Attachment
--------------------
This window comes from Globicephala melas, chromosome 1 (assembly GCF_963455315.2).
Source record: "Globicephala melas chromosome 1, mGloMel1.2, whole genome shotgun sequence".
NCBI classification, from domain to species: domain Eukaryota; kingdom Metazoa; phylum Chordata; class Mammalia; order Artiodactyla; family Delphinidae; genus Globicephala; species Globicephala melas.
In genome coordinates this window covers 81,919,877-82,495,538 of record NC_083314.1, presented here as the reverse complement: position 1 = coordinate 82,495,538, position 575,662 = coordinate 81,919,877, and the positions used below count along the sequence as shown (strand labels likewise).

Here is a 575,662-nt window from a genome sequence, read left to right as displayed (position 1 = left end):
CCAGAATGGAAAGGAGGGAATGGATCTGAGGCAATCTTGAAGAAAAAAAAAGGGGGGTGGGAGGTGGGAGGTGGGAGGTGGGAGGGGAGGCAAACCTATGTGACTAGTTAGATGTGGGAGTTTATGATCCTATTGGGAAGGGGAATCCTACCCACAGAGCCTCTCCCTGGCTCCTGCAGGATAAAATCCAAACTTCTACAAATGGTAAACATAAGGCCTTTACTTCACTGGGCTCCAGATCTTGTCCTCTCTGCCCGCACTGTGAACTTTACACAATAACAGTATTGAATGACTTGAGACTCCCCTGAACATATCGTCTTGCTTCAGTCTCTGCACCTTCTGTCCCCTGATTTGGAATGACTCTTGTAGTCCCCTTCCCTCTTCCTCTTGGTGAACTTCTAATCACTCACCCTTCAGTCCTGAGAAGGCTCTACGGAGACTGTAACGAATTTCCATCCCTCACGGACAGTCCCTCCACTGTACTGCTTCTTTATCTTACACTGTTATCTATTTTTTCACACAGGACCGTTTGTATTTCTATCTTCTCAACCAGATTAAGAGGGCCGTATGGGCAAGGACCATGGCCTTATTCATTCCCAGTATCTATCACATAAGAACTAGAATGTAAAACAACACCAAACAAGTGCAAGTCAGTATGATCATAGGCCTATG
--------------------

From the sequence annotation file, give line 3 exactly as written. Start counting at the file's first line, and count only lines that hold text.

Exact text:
NCBI classification, from domain to species: domain Eukaryota; kingdom Metazoa; phylum Chordata; class Mammalia; order Artiodactyla; family Delphinidae; genus Globicephala; species Globicephala melas.